The advantages of a formal organization
The development of an organizational structure may be regarded
as the means used by the leader, to group the work in such a way
that it is most effectively done.
Defining and streamlining your organization structure will help
you get the most work done with the fewest people at the least
cost, with the greatest satisfaction to the people doing the work.
More specifically, here is what you can expect to achieve:
It creates order
It facilitates control
It promotes coordination
It benefits the individual worker
It creates formal communication channels
It regulates personnel relations regulates personnel
It ensures that all the important work necessary to your
objectives will be done;
It divides the work logically so that teams can work
effectively without barriers;
It ensures people have balanced and challenging work loads that
give them opportunity to grow in scope and competence;
It identifies and define career paths for which people can
qualify by planned experience and training.
It encourages team-work by minimizing overlap and duplication
It promotes specialization so that people are utilized
according to their abilities in the execution of certain tasks
It gives an overall picture of the field in which the organization
The major characteristics of a formal
A formal organization has a well-defined structure.
Usually we can see a clearly defined relationship between the
members of the organization - there are the rulers and the ruled;
status, ranks and different levels of power and authority can be
A formal organization has a precisely identified
beginning. We can usually pinpoint precisely when a formal
organization came into being. There are normally written documents
to mark the event.
A formal organization has a longer life span. A formal
organization usually lasts for a long time. There are changes of
buildings and people after a lapse of years, but in the majority of
cases a definite continuity of purpose can be traced.
A formal organization incorporates membership by choice.
Members join by choice and it is usually formal - and a contract
exists between the member and the organization.
A formal organization has definite aims. By this is meant
that an organization tries to make particular things happen.
A formal organization employs division of work. Conscious
efforts are made by those belonging to a formal organization to
share out the work required to achieve the aims of the
organization. A general attempt to function as a unit, each doing
his own part, without getting in the way of the others.
Responsibilities of the leader concerning the formal
he must be well acquainted with his own department�s
he must know what the relationship is between his department
and other departments ;
he must make recommendations to improve the organization
he must know what the functions are of the other departments in
order to see what influence it may have on his objectives.
It is the leader�s responsibility to organize his part of the
formal organization structure in such a way that effective
performance and cooperation are obtained.
An organizational structure is something which is reasonably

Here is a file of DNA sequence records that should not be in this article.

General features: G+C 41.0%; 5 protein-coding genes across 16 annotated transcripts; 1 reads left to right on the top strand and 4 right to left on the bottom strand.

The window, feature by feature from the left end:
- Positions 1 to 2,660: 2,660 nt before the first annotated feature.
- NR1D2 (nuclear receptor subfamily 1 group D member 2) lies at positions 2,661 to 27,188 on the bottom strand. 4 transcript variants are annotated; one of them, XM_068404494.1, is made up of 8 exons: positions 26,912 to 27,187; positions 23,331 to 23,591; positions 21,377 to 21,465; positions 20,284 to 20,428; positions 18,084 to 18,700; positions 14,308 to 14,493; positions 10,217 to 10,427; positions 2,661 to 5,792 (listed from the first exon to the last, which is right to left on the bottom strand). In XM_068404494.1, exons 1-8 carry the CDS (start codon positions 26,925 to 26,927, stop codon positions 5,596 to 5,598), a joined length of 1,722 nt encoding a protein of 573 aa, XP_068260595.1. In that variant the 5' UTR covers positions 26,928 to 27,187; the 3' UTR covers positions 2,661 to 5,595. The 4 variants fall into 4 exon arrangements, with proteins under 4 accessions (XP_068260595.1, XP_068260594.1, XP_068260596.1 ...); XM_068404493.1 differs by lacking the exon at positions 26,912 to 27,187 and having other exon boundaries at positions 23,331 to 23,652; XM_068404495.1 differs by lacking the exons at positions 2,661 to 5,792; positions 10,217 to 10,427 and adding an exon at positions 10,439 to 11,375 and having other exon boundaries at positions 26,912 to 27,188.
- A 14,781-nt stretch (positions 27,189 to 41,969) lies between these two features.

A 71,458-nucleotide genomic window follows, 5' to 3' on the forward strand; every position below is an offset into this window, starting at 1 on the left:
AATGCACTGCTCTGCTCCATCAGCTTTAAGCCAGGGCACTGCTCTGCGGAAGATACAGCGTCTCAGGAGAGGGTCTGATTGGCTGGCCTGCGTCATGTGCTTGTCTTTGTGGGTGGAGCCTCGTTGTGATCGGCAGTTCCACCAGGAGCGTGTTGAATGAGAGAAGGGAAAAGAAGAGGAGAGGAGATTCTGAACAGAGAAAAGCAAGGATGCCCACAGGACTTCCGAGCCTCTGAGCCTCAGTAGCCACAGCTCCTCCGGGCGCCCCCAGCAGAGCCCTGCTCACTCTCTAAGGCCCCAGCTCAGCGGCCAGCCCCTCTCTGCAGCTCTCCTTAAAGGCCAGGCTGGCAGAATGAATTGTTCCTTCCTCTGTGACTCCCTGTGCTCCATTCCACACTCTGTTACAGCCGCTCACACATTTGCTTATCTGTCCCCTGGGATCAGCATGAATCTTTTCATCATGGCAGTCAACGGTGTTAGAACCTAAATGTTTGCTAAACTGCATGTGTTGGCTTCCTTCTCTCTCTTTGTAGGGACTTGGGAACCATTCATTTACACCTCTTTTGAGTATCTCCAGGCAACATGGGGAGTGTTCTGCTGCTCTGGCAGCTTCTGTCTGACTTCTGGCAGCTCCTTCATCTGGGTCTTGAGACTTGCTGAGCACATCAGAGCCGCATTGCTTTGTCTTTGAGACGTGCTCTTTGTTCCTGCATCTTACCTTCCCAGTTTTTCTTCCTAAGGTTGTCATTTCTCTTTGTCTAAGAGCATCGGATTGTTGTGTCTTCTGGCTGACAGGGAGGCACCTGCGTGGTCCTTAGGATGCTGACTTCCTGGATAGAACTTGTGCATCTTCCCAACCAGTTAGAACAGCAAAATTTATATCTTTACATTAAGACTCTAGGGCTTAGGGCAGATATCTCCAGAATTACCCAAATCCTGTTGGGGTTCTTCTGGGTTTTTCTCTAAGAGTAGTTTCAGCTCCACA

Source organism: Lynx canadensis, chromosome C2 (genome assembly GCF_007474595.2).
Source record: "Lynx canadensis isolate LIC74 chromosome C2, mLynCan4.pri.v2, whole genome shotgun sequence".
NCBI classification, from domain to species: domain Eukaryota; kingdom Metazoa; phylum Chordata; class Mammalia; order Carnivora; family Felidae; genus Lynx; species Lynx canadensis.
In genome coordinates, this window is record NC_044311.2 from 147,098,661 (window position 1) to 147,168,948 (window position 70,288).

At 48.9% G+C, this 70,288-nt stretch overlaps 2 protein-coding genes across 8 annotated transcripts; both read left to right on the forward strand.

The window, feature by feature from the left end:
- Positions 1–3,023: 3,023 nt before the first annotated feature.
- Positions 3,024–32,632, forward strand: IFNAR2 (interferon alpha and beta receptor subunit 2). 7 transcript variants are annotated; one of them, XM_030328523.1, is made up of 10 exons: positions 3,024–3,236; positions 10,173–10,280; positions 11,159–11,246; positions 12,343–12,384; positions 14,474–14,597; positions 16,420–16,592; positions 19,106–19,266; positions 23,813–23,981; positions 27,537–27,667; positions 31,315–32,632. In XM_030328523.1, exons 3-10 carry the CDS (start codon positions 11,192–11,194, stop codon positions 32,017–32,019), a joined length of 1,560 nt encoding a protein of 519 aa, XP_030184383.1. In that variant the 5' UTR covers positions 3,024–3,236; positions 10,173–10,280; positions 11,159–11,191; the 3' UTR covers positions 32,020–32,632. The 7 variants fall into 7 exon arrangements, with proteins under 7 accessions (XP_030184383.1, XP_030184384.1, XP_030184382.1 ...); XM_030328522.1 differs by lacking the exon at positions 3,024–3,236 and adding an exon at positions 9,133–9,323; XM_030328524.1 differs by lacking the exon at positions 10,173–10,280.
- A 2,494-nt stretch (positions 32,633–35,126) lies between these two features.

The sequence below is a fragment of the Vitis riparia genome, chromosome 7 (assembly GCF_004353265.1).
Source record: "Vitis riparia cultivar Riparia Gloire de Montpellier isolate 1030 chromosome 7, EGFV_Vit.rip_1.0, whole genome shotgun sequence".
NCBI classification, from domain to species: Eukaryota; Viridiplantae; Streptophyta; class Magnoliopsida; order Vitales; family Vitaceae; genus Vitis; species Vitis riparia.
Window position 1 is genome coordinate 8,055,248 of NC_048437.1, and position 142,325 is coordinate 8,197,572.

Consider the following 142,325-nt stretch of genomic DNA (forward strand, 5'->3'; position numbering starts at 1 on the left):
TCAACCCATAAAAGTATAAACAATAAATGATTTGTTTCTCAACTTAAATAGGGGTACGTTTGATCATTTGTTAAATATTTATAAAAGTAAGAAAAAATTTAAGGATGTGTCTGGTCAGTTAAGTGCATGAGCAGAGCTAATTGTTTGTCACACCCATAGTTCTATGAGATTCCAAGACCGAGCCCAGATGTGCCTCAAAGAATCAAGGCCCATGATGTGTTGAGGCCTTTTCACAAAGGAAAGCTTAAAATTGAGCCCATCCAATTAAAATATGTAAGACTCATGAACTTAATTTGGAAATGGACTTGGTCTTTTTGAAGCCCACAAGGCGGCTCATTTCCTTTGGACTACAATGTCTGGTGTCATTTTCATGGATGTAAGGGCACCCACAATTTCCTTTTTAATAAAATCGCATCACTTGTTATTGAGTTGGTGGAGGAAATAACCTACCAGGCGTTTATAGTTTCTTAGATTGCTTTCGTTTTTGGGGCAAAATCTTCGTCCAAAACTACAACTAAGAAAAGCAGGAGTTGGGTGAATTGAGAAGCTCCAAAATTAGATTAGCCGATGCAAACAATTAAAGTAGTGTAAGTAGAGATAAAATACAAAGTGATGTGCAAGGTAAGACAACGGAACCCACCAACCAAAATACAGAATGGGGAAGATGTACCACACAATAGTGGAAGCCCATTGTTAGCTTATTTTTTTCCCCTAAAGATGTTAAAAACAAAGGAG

permanent and is a normal and logical result of organizing actions.
Organizational structure is usually depicted in the form of an
organizational chart which is a schematic representation of the way
in which work is arranged.
Types of formal organization
Line organization (functional
It is the simplest structure and provides the basic framework
from which other types of structures are built. From this it can be
seen that line organization means that one person is the person in
authority and that his authority filters through from highest to
the lowest level. The person in control (manager) takes all the
final decisions. Each person at higher level has command authority
over those a lower levels.
The following are the characteristics of a line
Authority is vested in one person and staff only receive
instructions from the head and report back to him.
One person is in control of a particular task or
Lines of authority are clear and each person�s task is clearly
outlined as well as the responsibilities of each.
In a line and staff organization, the adviser (e.g. legal
person) has advisory powers only, and may not enforce its
authority. Those managers and leaders whose main job is to see that
products and services are produced, are usually considered members
of the line organization. Other management people who help them to
decide what to do and how to do or to act, or provide service or
special expertise, are usually called staff people (person in a
specialized capacity. The formal organization has created positions
with management authority, responsibilities and accountability. The
formal organization expects that the chain of command upwards and
downwards should be followed. Interaction should thus be through
the next higher level of authority or the next lower level of
The aim of the organization is used as basis. The functions are
then determined by establishing what should / can / must be done in
order to achieve that aim. These functions then serve as aims for
the next subordinate organizational level. From these subordinate
aims, the functions for that level are determined. This process is
then repeated down to the lowest functional level.
Divisional or product
All functions needed to make a particular product, for example,
are gathered under one highly placed manager. The function of the
organization becomes the aim of the division. (Note that under each
division head, the organization is essentially a functional one.
Labels such as divisional and functional can be misleading.)
For specific projects, it is common practice that all people
working on that project be grouped together to facilitate
coordination, communication and control. After the completion of
the project, they will then go back to their original sections.
A firm may divide some of its activities, such as sales, or all